Another issue with the Gantt chart or classic planning view is that it shows us a bunch of work bars and task work, but it doesn’t necessarily answer the question, “What’s the next playable build going to focus on?”

This might allow us to track a thousand tasks, but it doesn’t keep us focused on what matters. At the end of the day, we’re trying to meaningfully evolve our game to the next level and see that demonstrated with a playable build.

Enter thematic releases.

Don’t think of releases as something you must patch to a hundred machines. A release in this context simply means our game's next meaningful and playable increment. We can name these releases based on the “theme” of what we’re trying to show/demonstrate.

This is the context I mentioned for the team earlier—the backdrop of the conversation for them to negotiate scope with you. If you have clean and well-defined thematic releases on your roadmap, you can keep everyone focused on what matters the most.

And finally, clarity on achieving value:

The greatest lie ever told in game development was that if we got all the work done, we’d ship a great game.

I’ve seen studios repeatedly and heroically get mountains of work done and still achieve very little.

This happens because we fail to look through the impact lens with our planning approach. If you build a view as we describe here, it will be evident whether you’re achieving value.

Does the game suck?

Is it even playable?

Were the things we tested this week the right stuff to build first?

Answering these questions is much easier when you can see it in context. Value is far more intuitive. This is precisely what you want.


  1. If you were to lead a scope negotiation on your team tomorrow, what would you tell them to clarify that conversation? Do they have that clarity now?

  2. Once you answer the first bullet point, have a scope negotiation with your team ASAP. See what comes up and adjust the plan accordingly.

  3. Create an artifact with your team ASAP that describes what the following testable features or build will look like. What do you want to learn from it? What’s in it? What’s not?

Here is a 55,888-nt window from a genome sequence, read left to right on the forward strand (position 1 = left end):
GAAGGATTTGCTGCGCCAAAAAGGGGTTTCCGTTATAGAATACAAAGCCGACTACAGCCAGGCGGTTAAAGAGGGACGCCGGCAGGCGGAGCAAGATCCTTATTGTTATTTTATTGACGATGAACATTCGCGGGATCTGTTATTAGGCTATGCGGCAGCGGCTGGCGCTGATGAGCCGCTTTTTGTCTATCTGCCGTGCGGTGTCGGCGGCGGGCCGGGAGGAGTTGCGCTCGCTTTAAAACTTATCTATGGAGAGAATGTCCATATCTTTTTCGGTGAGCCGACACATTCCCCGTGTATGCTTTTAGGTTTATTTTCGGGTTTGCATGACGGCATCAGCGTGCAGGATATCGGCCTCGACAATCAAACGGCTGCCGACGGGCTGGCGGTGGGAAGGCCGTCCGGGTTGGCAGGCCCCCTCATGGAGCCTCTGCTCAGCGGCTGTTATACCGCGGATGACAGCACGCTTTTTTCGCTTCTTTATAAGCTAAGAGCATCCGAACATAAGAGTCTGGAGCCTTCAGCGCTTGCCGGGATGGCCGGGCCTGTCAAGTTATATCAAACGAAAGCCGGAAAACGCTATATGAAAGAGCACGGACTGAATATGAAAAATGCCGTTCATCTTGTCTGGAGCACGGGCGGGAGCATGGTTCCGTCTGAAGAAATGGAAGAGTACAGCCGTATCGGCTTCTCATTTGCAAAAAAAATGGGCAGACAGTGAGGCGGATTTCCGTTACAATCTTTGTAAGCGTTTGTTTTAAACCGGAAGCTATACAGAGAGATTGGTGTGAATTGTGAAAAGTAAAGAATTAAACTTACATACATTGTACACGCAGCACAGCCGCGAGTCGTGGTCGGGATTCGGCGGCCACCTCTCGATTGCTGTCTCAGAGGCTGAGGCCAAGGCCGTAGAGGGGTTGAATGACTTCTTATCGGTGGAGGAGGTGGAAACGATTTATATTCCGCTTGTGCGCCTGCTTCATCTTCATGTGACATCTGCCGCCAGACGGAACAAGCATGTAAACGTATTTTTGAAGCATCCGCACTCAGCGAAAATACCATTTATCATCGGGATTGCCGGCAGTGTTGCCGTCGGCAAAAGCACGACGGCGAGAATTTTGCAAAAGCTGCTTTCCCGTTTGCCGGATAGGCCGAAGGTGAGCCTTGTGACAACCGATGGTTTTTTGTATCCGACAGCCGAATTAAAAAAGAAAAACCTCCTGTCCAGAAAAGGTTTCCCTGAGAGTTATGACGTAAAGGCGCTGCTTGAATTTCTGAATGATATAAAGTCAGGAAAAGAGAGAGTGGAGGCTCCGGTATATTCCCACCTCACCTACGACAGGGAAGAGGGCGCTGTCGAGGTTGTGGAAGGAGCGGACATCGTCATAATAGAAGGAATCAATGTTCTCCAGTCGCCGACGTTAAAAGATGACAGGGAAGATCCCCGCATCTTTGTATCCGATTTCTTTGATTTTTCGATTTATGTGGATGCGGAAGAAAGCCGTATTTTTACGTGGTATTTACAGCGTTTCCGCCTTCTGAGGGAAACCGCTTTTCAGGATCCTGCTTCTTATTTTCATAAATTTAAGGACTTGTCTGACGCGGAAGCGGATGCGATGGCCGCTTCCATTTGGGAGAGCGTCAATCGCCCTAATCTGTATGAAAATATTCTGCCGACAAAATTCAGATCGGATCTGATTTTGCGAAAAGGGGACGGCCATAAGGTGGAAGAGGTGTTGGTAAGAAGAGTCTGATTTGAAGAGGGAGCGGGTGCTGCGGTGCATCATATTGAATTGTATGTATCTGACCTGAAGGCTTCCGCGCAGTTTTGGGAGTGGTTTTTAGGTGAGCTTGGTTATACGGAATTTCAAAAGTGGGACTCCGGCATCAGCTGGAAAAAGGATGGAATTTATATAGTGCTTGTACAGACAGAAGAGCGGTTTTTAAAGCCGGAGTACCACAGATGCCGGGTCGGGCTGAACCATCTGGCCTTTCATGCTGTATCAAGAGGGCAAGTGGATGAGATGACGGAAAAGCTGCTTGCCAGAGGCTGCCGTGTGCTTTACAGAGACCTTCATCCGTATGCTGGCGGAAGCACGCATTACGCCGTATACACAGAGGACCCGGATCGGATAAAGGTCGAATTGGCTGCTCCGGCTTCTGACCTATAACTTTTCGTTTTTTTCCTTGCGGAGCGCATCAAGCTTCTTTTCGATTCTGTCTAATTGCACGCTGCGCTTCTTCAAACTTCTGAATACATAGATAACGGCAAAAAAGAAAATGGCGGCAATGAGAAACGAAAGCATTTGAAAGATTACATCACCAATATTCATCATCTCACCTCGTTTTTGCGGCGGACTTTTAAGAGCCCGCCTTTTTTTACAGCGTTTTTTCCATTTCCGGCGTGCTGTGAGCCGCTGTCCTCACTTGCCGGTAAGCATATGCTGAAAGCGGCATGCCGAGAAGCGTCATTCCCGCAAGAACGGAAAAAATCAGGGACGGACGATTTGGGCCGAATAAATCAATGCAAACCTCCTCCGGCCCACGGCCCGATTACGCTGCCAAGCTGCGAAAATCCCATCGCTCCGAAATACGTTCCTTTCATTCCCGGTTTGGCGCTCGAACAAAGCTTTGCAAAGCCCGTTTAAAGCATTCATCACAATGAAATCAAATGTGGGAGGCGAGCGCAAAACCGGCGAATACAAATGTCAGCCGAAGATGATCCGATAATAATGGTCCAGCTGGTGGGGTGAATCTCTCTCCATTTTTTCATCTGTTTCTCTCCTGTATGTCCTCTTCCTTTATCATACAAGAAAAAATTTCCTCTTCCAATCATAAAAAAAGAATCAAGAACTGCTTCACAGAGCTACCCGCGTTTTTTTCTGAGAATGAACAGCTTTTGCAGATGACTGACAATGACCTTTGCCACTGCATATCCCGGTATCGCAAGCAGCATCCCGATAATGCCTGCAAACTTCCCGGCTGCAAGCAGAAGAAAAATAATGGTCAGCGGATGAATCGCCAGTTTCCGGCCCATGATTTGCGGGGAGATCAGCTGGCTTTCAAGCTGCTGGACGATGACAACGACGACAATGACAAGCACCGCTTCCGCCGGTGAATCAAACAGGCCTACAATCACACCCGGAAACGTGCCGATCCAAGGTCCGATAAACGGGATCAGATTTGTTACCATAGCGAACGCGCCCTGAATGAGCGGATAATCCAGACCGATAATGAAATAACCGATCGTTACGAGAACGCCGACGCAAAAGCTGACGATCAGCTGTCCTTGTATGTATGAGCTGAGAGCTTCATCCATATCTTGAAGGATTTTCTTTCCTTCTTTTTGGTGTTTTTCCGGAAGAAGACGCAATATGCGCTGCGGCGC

A New View for the Plan

Now that we’ve walked through what’s missing from traditional roadmaps, we need a planning approach that solves the new and old stuff.

I recommend a “dual-view” approach. One view is for the stakeholders & other teams - it looks a lot like the one you’re used to:

A new view shows us the holistic player experience, our upcoming thematic releases, and which features are essential and where. It helps keep our team on track

By doing both, we can track things and answer questions for one group (stakeholders, etc.)…

…while also focusing on the goal, the impact, and a sensical planning approach for the other (our team).

The new view is pretty simple.

  • Across the top (left to right), you have the critical pieces of the player's journey from loading up the client to exiting the client

  • Across the side (top to bottom), your thematic releases show meaningful increments and how the testable experience will evolve. (with target dates)

  • If you want to get fancy - you can add colored dots for which individuals or teams work on each feature. This shows the distribution of effort across your map.

Now you’ve got a view that doesn’t just imply value; it shows it to you in concrete terms that you and your team can understand.

It also provides the perfect backdrop for you to get aligned on the experience you’re targeting and, just as importantly, negotiate scope!


  1. Try building the “experience view” for your project. Run it by your team and see what they think.

  2. Even if you’re stuck in your current planning process, start getting your team to talk in front of the experience map daily.

  3. See if you can create BOTH views from the same reusable components in Miro or other planning software. Suppose you can make two views from one set of information. You save yourself time & energy while solving both problems.

  4. For bonus points: Show your stakeholders the experience map you’ve built and get their input. They might be pretty excited to see it!

Wrapping Up

The preeminent planning approach in the games industry isn’t equipped to deal with the projects we run these days. Most of the problems I see with planning, and even more so with studious struggling operationally, are rooted in the issues with the classic roadmapping approach.

It makes many assumptions that simply aren’t true and leaves out critical information that we need to make good decisions for our games.

Use a dual-view planning approach for your team and start having those conversations immediately. 

Whenever you’re ready, there are 3 ways we can help you…

—>Courses built by game devs for game devs - check out “Succeeding in Game Production” HERE.

—>Regular deep dives on critical game development topics on the BBG podcast

—>We’ve helped many high-profile game studios save a ton of money & time through building clear vision and leveling up leadership. If you’d like to work with us, please reach out at [email protected].

“Whenever you want to achieve something, keep your eyes open, concentrate and make sure you know exactly what it is you want. No one can hit their target with their eyes closed.”

-Paulo Coelho

“Many are stubborn in pursuit of the path they have chosen, few in pursuit of the goal.”

- Friedrich Nietzsche